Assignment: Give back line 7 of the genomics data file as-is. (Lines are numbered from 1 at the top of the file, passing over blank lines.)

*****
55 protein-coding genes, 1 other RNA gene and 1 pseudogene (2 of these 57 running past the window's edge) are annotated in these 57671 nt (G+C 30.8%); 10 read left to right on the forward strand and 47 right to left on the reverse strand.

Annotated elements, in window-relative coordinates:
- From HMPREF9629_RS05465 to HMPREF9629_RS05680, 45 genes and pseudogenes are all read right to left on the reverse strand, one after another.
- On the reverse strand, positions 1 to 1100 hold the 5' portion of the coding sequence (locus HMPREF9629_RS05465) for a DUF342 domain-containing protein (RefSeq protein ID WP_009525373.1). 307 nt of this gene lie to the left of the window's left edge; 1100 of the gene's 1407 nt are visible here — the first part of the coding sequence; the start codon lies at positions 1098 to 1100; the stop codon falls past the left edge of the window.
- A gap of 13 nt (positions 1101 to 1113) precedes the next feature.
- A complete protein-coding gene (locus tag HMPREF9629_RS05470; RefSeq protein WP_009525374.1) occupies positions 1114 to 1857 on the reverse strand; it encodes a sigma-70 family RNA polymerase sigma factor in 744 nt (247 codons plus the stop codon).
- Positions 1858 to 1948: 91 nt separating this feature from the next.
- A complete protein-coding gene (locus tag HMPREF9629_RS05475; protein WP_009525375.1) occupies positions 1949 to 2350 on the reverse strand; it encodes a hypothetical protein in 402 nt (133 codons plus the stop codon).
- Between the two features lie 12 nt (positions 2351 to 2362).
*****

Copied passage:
- Positions 1858 to 1948: 91 nt separating this feature from the next.